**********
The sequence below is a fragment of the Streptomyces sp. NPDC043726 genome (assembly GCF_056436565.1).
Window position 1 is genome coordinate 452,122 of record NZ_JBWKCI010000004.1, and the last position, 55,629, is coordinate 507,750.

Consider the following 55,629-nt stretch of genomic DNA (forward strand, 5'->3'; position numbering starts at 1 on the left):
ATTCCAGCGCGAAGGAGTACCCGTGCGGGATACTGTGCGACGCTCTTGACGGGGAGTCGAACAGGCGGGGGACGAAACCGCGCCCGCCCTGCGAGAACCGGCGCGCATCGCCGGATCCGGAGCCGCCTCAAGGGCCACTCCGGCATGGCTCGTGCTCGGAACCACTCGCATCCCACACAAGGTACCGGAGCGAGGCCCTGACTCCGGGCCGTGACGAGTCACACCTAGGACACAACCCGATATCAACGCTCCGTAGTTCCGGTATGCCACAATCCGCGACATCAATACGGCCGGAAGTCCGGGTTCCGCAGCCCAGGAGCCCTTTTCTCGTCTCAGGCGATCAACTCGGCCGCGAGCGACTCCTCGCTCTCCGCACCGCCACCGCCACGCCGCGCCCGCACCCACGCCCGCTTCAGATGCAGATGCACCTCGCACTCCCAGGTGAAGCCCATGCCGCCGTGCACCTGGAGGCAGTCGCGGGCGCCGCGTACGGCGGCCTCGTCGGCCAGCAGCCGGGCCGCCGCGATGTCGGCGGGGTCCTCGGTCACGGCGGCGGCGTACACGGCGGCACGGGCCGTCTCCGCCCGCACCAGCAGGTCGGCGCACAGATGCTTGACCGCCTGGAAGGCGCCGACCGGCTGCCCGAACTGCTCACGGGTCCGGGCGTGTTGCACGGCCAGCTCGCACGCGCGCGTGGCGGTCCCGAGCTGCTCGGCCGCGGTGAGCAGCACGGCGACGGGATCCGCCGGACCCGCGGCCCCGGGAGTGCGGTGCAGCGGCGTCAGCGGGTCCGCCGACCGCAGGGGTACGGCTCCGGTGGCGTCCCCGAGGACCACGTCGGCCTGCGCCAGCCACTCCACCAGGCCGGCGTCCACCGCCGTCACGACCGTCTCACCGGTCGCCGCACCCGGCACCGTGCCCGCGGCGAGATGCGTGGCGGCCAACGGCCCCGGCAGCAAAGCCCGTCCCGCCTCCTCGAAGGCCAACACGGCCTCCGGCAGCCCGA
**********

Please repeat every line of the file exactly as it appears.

The sequence below is a fragment of the Streptomyces sp. NPDC043726 genome (assembly GCF_056436565.1).
Window position 1 is genome coordinate 452,122 of record NZ_JBWKCI010000004.1, and the last position, 55,629, is coordinate 507,750.

Consider the following 55,629-nt stretch of genomic DNA (forward strand, 5'->3'; position numbering starts at 1 on the left):
ATTCCAGCGCGAAGGAGTACCCGTGCGGGATACTGTGCGACGCTCTTGACGGGGAGTCGAACAGGCGGGGGACGAAACCGCGCCCGCCCTGCGAGAACCGGCGCGCATCGCCGGATCCGGAGCCGCCTCAAGGGCCACTCCGGCATGGCTCGTGCTCGGAACCACTCGCATCCCACACAAGGTACCGGAGCGAGGCCCTGACTCCGGGCCGTGACGAGTCACACCTAGGACACAACCCGATATCAACGCTCCGTAGTTCCGGTATGCCACAATCCGCGACATCAATACGGCCGGAAGTCCGGGTTCCGCAGCCCAGGAGCCCTTTTCTCGTCTCAGGCGATCAACTCGGCCGCGAGCGACTCCTCGCTCTCCGCACCGCCACCGCCACGCCGCGCCCGCACCCACGCCCGCTTCAGATGCAGATGCACCTCGCACTCCCAGGTGAAGCCCATGCCGCCGTGCACCTGGAGGCAGTCGCGGGCGCCGCGTACGGCGGCCTCGTCGGCCAGCAGCCGGGCCGCCGCGATGTCGGCGGGGTCCTCGGTCACGGCGGCGGCGTACACGGCGGCACGGGCCGTCTCCGCCCGCACCAGCAGGTCGGCGCACAGATGCTTGACCGCCTGGAAGGCGCCGACCGGCTGCCCGAACTGCTCACGGGTCCGGGCGTGTTGCACGGCCAGCTCGCACGCGCGCGTGGCGGTCCCGAGCTGCTCGGCCGCGGTGAGCAGCACGGCGACGGGATCCGCCGGACCCGCGGCCCCGGGAGTGCGGTGCAGCGGCGTCAGCGGGTCCGCCGACCGCAGGGGTACGGCTCCGGTGGCGTCCCCGAGGACCACGTCGGCCTGCGCCAGCCACTCCACCAGGCCGGCGTCCACCGCCGTCACGACCGTCTCACCGGTCGCCGCACCCGGCACCGTGCCCGCGGCGAGATGCGTGGCGGCCAACGGCCCCGGCAGCAAAGCCCGTCCCGCCTCCTCGAAGGCCAACACGGCCTCCGGCAGCCCGA